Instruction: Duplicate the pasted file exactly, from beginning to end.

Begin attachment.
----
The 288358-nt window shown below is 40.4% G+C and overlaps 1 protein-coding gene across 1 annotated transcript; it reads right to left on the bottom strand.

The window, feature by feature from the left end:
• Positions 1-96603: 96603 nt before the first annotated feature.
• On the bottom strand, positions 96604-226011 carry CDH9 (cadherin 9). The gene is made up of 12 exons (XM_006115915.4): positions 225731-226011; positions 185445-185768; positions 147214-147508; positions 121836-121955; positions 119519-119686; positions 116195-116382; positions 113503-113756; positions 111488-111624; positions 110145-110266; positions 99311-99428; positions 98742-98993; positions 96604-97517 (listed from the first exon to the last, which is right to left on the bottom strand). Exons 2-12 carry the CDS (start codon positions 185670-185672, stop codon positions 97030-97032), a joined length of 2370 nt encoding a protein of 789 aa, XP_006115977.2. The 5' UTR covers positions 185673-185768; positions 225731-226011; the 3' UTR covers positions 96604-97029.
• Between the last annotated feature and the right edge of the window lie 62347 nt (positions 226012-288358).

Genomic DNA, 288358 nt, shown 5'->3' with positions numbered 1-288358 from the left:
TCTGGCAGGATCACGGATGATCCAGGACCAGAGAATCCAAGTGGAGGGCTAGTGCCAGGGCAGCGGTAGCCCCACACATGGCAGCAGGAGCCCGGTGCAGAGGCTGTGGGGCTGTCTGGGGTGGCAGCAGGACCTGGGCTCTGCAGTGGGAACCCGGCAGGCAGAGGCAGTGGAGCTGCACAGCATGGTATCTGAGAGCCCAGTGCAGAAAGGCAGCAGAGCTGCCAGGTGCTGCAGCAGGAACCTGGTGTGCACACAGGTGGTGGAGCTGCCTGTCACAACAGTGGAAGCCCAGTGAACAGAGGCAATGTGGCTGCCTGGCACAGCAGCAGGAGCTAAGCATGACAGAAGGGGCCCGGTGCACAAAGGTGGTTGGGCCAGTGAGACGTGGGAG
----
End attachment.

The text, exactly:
The 288358-nt window shown below is 40.4% G+C and overlaps 1 protein-coding gene across 1 annotated transcript; it reads right to left on the bottom strand.

The window, feature by feature from the left end:
• Positions 1-96603: 96603 nt before the first annotated feature.
• On the bottom strand, positions 96604-226011 carry CDH9 (cadherin 9). The gene is made up of 12 exons (XM_006115915.4): positions 225731-226011; positions 185445-185768; positions 147214-147508; positions 121836-121955; positions 119519-119686; positions 116195-116382; positions 113503-113756; positions 111488-111624; positions 110145-110266; positions 99311-99428; positions 98742-98993; positions 96604-97517 (listed from the first exon to the last, which is right to left on the bottom strand). Exons 2-12 carry the CDS (start codon positions 185670-185672, stop codon positions 97030-97032), a joined length of 2370 nt encoding a protein of 789 aa, XP_006115977.2. The 5' UTR covers positions 185673-185768; positions 225731-226011; the 3' UTR covers positions 96604-97029.
• Between the last annotated feature and the right edge of the window lie 62347 nt (positions 226012-288358).

Genomic DNA, 288358 nt, shown 5'->3' with positions numbered 1-288358 from the left:
TCTGGCAGGATCACGGATGATCCAGGACCAGAGAATCCAAGTGGAGGGCTAGTGCCAGGGCAGCGGTAGCCCCACACATGGCAGCAGGAGCCCGGTGCAGAGGCTGTGGGGCTGTCTGGGGTGGCAGCAGGACCTGGGCTCTGCAGTGGGAACCCGGCAGGCAGAGGCAGTGGAGCTGCACAGCATGGTATCTGAGAGCCCAGTGCAGAAAGGCAGCAGAGCTGCCAGGTGCTGCAGCAGGAACCTGGTGTGCACACAGGTGGTGGAGCTGCCTGTCACAACAGTGGAAGCCCAGTGAACAGAGGCAATGTGGCTGCCTGGCACAGCAGCAGGAGCTAAGCATGACAGAAGGGGCCCGGTGCACAAAGGTGGTTGGGCCAGTGAGACGTGGGAG